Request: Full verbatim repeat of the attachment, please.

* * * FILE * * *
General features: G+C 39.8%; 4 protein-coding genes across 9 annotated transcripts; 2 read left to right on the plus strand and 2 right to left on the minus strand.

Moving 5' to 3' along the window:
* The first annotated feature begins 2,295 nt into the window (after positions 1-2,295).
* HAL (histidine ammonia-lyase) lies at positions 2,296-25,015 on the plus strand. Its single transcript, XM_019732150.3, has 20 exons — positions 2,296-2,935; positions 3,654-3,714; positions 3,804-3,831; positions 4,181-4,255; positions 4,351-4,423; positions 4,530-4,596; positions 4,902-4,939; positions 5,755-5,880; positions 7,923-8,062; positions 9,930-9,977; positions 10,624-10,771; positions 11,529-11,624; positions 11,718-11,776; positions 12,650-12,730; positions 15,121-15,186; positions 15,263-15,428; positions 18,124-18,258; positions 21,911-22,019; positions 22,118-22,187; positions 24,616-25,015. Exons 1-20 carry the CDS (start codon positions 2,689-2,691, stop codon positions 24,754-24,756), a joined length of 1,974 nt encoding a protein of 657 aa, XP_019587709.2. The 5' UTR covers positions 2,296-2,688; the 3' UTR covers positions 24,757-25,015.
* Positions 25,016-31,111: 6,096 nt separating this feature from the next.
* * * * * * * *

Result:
General features: G+C 39.8%; 4 protein-coding genes across 9 annotated transcripts; 2 read left to right on the plus strand and 2 right to left on the minus strand.

Moving 5' to 3' along the window:
* The first annotated feature begins 2,295 nt into the window (after positions 1-2,295).
* HAL (histidine ammonia-lyase) lies at positions 2,296-25,015 on the plus strand. Its single transcript, XM_019732150.3, has 20 exons — positions 2,296-2,935; positions 3,654-3,714; positions 3,804-3,831; positions 4,181-4,255; positions 4,351-4,423; positions 4,530-4,596; positions 4,902-4,939; positions 5,755-5,880; positions 7,923-8,062; positions 9,930-9,977; positions 10,624-10,771; positions 11,529-11,624; positions 11,718-11,776; positions 12,650-12,730; positions 15,121-15,186; positions 15,263-15,428; positions 18,124-18,258; positions 21,911-22,019; positions 22,118-22,187; positions 24,616-25,015. Exons 1-20 carry the CDS (start codon positions 2,689-2,691, stop codon positions 24,754-24,756), a joined length of 1,974 nt encoding a protein of 657 aa, XP_019587709.2. The 5' UTR covers positions 2,296-2,688; the 3' UTR covers positions 24,757-25,015.
* Positions 25,016-31,111: 6,096 nt separating this feature from the next.